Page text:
Exit Gracefully

Follow these safeguards to make sure wealth is transferred to the next generation

unable to manage your own affairs,” says Miller, “your co-trustee or successor trustee can take over control of the trust assets.”

The new trustee will have a fiduciary responsibility to act in your interests, the trust beneficiary. “The entire process can be handled privately,” says Miller. “There will be no need for an expensive public court hearing to appoint a guardian.”

At death, “assets in a trust don’t have to go through probate,” says Miller. This can save your heirs considerable time and expense because assets held in trust can be kept in trust or be distributed outright to specific heirs the way you instruct.

Martin Shenkman, an estate planning attorney in Teaneck, New Jersey, says the legal fees involved in setting up a trust as part of an estate plan might range from $500 to more than $2,500. “The more special instructions you put into the trust, the higher the fee.” Legal fees are higher in some areas of the United States and lower in others. Dahari Brooks created a trust in conjunction with his will. If Dahari dies when his children are young, and he has accumulated sufficient assets, the money will go into the trust rather than directly to his survivors. He has also made provisions for trust money to be spent on his children’s college education, and for specific amounts to be doled out when they reach certain ages. This will protect his loved ones from squandering the money over a short period of time.

If that type of arrangement appeals to you, be sure to work with an attorney who is experienced in drafting trusts. Ask friends or associates for references or contact the American College of Trust and Estate Counsel (www.actec.org) to locate a skilled lawyer in your area.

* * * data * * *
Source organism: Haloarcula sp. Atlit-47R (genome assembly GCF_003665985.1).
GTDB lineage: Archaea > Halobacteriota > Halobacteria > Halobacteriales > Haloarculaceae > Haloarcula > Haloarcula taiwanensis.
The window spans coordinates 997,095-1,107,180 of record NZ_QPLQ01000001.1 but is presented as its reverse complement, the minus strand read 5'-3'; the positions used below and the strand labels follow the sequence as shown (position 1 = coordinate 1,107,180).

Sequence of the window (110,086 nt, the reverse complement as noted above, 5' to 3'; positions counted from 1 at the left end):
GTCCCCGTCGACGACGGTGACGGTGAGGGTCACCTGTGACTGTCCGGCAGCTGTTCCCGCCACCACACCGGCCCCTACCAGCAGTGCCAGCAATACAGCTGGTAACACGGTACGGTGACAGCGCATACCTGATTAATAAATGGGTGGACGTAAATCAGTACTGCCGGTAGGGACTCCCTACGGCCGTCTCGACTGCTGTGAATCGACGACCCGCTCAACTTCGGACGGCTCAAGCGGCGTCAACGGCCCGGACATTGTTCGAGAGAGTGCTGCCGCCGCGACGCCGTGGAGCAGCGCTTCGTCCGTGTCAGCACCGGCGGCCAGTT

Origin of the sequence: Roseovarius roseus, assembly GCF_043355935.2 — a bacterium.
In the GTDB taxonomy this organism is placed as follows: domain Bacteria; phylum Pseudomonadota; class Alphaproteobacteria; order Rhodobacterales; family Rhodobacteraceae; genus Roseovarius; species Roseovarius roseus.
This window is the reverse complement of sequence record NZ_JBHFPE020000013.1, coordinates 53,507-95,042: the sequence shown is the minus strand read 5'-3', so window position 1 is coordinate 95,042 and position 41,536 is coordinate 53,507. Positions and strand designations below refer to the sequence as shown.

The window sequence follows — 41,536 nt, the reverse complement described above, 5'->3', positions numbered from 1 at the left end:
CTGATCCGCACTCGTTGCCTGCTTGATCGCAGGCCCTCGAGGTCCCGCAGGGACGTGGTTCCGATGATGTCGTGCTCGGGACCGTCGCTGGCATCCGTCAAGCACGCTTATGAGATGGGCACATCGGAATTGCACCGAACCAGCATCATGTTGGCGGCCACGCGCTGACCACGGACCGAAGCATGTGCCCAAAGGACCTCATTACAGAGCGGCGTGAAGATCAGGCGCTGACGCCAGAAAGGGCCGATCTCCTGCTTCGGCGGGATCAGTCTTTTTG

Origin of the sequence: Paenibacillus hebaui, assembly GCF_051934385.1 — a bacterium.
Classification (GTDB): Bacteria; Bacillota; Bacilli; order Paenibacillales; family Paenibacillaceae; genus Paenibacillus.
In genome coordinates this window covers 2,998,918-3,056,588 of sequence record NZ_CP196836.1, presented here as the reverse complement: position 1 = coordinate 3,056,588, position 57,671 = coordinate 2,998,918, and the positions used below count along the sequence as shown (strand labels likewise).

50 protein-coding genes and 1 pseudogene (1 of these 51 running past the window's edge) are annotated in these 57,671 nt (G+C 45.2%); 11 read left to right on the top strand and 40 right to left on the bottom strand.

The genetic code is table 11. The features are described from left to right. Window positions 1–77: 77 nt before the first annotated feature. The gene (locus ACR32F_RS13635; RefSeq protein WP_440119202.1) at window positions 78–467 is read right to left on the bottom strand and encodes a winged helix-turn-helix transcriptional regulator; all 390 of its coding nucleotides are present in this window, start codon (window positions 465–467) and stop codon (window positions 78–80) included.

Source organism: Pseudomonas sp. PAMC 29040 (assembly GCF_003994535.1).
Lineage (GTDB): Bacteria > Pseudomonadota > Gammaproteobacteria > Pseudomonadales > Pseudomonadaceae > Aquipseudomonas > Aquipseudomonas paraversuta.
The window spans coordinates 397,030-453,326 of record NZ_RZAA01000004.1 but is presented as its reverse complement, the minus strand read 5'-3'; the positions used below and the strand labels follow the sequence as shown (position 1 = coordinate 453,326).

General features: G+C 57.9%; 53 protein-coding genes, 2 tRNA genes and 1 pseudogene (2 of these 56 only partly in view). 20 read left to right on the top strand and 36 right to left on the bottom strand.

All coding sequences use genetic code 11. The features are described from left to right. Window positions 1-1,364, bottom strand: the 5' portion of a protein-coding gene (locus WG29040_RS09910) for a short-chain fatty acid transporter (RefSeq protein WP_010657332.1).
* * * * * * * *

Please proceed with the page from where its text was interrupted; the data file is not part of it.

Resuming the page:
Lori Anne Douglass, an attorney who specializes in estate planning,estate administration, and real estate for Kurzman, Eisenberg, Corbin, Lever,and Goodman L.L.P., in White Plains, New York, suggests people approachestate planning with the following steps:

Document citizenship and marital status.
While it may seem like an odd place to start, Douglass says it is important for an estate planner to know at the outset if the client is a U.S. citizen. “There are more tax advantages for U.S. citizens,” she says. It is equally important to document whether a person is legally married or divorced. “If you are married and not legally divorced, that person has rights to your estate,” Douglass explains.

Establish your heirs.
You must determine who your natural legal heirs are under state law. Typically this includes the husband or wife, children, brothers, sisters, and parents who are living. “You need a family tree,” Douglass notes, “because no matter who somebody wants to leave their property to in a will, your blood relatives have legal standing.”

Determine your assets and liabilities.
List all of your valuable items, including real property, tangible personal property (artwork, jewelry, etc.), all retirement benefits, bank accounts, stocks, mutual funds, real estate, and life insurance. Also be sure to tally up your debt. This will determine

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